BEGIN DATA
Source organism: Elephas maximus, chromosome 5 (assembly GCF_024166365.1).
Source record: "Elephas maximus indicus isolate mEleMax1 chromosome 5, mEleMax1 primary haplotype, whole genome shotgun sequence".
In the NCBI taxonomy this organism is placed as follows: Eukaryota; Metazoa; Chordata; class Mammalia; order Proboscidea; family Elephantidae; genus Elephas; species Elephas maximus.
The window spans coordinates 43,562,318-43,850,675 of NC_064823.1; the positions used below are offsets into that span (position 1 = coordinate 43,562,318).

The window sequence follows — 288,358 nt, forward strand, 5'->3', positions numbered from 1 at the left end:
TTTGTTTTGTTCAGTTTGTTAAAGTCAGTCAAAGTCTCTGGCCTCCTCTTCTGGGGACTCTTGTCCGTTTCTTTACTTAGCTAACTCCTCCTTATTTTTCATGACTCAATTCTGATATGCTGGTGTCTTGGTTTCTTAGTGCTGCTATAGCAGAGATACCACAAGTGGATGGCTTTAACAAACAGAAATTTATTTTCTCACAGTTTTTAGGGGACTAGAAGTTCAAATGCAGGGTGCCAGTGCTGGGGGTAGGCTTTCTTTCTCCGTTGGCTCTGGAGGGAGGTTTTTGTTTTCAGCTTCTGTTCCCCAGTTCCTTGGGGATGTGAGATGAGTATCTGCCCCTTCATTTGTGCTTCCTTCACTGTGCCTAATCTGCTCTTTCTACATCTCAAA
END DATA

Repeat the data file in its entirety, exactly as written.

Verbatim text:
Source organism: Elephas maximus, chromosome 5 (assembly GCF_024166365.1).
Source record: "Elephas maximus indicus isolate mEleMax1 chromosome 5, mEleMax1 primary haplotype, whole genome shotgun sequence".
In the NCBI taxonomy this organism is placed as follows: Eukaryota; Metazoa; Chordata; class Mammalia; order Proboscidea; family Elephantidae; genus Elephas; species Elephas maximus.
The window spans coordinates 43,562,318-43,850,675 of NC_064823.1; the positions used below are offsets into that span (position 1 = coordinate 43,562,318).

The window sequence follows — 288,358 nt, forward strand, 5'->3', positions numbered from 1 at the left end:
TTTGTTTTGTTCAGTTTGTTAAAGTCAGTCAAAGTCTCTGGCCTCCTCTTCTGGGGACTCTTGTCCGTTTCTTTACTTAGCTAACTCCTCCTTATTTTTCATGACTCAATTCTGATATGCTGGTGTCTTGGTTTCTTAGTGCTGCTATAGCAGAGATACCACAAGTGGATGGCTTTAACAAACAGAAATTTATTTTCTCACAGTTTTTAGGGGACTAGAAGTTCAAATGCAGGGTGCCAGTGCTGGGGGTAGGCTTTCTTTCTCCGTTGGCTCTGGAGGGAGGTTTTTGTTTTCAGCTTCTGTTCCCCAGTTCCTTGGGGATGTGAGATGAGTATCTGCCCCTTCATTTGTGCTTCCTTCACTGTGCCTAATCTGCTCTTTCTACATCTCAAA